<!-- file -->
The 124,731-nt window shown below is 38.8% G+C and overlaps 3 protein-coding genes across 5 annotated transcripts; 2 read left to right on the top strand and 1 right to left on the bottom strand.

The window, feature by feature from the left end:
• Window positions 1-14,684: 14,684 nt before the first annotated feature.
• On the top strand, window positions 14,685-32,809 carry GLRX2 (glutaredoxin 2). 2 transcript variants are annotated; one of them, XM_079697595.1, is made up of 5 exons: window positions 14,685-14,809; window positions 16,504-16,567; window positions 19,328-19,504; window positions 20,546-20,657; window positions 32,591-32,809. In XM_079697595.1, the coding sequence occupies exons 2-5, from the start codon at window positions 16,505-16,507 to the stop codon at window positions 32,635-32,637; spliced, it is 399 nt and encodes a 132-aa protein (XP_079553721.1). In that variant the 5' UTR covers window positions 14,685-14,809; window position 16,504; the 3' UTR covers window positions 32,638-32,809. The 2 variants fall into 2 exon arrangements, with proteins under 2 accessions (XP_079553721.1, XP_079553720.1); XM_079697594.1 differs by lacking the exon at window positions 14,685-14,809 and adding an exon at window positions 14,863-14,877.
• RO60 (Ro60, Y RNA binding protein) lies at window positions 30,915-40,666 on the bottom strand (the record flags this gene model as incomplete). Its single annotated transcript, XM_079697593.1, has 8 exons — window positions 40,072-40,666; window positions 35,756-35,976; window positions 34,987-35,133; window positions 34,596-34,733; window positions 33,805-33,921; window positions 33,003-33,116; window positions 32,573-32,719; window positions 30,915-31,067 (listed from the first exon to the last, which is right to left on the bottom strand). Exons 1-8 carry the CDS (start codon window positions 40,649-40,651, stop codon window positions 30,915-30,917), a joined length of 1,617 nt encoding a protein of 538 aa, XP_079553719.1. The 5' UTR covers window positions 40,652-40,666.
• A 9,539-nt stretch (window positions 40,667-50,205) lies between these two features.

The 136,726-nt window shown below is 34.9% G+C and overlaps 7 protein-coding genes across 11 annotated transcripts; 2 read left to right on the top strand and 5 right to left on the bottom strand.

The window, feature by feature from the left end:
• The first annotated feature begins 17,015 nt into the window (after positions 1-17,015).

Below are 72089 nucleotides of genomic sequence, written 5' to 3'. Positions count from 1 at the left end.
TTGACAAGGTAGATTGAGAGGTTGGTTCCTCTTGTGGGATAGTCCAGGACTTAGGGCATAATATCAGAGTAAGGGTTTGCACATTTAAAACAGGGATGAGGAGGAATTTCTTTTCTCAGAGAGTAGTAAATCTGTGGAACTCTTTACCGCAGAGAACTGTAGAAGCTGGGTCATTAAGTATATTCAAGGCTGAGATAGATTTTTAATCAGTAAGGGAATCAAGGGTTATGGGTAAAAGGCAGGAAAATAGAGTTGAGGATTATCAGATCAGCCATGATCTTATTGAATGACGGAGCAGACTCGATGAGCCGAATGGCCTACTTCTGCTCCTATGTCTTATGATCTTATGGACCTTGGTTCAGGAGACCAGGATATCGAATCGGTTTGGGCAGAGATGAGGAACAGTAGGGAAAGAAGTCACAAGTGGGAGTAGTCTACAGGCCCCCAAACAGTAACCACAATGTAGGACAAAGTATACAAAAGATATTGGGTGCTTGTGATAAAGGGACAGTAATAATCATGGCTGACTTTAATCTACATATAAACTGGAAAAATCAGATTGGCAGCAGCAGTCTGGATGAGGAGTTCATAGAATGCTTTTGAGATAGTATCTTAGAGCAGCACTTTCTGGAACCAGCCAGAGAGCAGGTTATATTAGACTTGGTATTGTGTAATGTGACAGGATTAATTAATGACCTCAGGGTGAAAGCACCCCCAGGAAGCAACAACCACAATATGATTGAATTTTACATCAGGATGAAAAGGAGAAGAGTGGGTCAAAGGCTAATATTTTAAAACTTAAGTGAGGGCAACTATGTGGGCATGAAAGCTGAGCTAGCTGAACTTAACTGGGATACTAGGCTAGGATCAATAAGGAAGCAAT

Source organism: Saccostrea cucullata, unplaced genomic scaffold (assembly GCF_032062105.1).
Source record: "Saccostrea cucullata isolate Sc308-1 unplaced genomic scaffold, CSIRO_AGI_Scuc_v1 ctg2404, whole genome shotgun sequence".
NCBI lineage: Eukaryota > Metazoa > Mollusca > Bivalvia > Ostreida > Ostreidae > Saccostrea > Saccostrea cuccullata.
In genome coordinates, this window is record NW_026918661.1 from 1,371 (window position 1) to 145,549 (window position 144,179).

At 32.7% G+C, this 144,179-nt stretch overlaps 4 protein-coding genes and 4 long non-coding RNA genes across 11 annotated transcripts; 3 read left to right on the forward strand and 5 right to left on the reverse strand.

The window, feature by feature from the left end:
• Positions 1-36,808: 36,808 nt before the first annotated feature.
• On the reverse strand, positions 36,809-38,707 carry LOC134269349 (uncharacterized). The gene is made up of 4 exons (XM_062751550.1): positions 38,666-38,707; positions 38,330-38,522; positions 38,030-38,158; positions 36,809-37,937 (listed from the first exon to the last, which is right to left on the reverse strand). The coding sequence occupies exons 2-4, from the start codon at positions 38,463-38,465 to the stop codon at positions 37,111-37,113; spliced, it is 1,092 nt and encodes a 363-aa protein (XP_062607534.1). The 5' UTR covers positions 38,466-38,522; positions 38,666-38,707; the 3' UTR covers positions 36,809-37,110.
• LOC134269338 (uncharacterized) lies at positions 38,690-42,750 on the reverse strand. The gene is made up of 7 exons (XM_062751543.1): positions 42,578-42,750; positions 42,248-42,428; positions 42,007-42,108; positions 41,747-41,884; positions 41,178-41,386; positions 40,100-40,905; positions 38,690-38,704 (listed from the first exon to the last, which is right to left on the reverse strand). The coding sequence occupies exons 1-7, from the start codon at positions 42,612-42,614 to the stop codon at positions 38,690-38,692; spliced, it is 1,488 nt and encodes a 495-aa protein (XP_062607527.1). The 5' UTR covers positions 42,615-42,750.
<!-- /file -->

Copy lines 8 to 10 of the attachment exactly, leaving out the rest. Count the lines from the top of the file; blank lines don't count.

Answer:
The window, feature by feature from the left end:
• The first annotated feature begins 17,015 nt into the window (after positions 1-17,015).

Below are 72089 nucleotides of genomic sequence, written 5' to 3'. Positions count from 1 at the left end.